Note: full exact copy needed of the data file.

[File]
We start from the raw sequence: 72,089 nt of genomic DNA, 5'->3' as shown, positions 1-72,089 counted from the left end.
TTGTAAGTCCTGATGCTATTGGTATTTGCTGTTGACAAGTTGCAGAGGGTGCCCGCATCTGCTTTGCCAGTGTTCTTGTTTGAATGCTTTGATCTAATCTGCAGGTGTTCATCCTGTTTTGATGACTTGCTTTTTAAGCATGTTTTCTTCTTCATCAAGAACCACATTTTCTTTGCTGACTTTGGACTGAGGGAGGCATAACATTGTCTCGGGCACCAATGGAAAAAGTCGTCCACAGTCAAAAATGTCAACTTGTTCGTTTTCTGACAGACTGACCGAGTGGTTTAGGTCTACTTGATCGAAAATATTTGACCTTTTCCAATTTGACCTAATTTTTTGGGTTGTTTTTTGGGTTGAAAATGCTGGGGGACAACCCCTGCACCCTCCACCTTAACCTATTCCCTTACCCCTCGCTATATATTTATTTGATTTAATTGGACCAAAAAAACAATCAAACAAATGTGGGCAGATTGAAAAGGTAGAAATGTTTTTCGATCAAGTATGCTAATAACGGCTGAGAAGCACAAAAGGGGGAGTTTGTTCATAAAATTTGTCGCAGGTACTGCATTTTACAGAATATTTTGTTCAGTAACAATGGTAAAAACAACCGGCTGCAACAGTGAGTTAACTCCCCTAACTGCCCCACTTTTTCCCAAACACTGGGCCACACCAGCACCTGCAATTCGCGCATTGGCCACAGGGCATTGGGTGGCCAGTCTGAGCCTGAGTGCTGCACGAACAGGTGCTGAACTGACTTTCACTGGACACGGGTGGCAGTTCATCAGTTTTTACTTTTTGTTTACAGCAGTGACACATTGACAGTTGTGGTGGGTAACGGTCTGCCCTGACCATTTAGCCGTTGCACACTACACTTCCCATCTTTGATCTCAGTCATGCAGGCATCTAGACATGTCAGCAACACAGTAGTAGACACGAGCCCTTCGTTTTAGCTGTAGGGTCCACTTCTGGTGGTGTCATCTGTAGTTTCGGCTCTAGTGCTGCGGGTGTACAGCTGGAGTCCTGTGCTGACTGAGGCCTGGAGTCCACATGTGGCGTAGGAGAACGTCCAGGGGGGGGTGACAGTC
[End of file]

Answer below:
We start from the raw sequence: 72,089 nt of genomic DNA, 5'->3' as shown, positions 1-72,089 counted from the left end.
TTGTAAGTCCTGATGCTATTGGTATTTGCTGTTGACAAGTTGCAGAGGGTGCCCGCATCTGCTTTGCCAGTGTTCTTGTTTGAATGCTTTGATCTAATCTGCAGGTGTTCATCCTGTTTTGATGACTTGCTTTTTAAGCATGTTTTCTTCTTCATCAAGAACCACATTTTCTTTGCTGACTTTGGACTGAGGGAGGCATAACATTGTCTCGGGCACCAATGGAAAAAGTCGTCCACAGTCAAAAATGTCAACTTGTTCGTTTTCTGACAGACTGACCGAGTGGTTTAGGTCTACTTGATCGAAAATATTTGACCTTTTCCAATTTGACCTAATTTTTTGGGTTGTTTTTTGGGTTGAAAATGCTGGGGGACAACCCCTGCACCCTCCACCTTAACCTATTCCCTTACCCCTCGCTATATATTTATTTGATTTAATTGGACCAAAAAAACAATCAAACAAATGTGGGCAGATTGAAAAGGTAGAAATGTTTTTCGATCAAGTATGCTAATAACGGCTGAGAAGCACAAAAGGGGGAGTTTGTTCATAAAATTTGTCGCAGGTACTGCATTTTACAGAATATTTTGTTCAGTAACAATGGTAAAAACAACCGGCTGCAACAGTGAGTTAACTCCCCTAACTGCCCCACTTTTTCCCAAACACTGGGCCACACCAGCACCTGCAATTCGCGCATTGGCCACAGGGCATTGGGTGGCCAGTCTGAGCCTGAGTGCTGCACGAACAGGTGCTGAACTGACTTTCACTGGACACGGGTGGCAGTTCATCAGTTTTTACTTTTTGTTTACAGCAGTGACACATTGACAGTTGTGGTGGGTAACGGTCTGCCCTGACCATTTAGCCGTTGCACACTACACTTCCCATCTTTGATCTCAGTCATGCAGGCATCTAGACATGTCAGCAACACAGTAGTAGACACGAGCCCTTCGTTTTAGCTGTAGGGTCCACTTCTGGTGGTGTCATCTGTAGTTTCGGCTCTAGTGCTGCGGGTGTACAGCTGGAGTCCTGTGCTGACTGAGGCCTGGAGTCCACATGTGGCGTAGGAGAACGTCCAGGGGGGGGTGACAGTC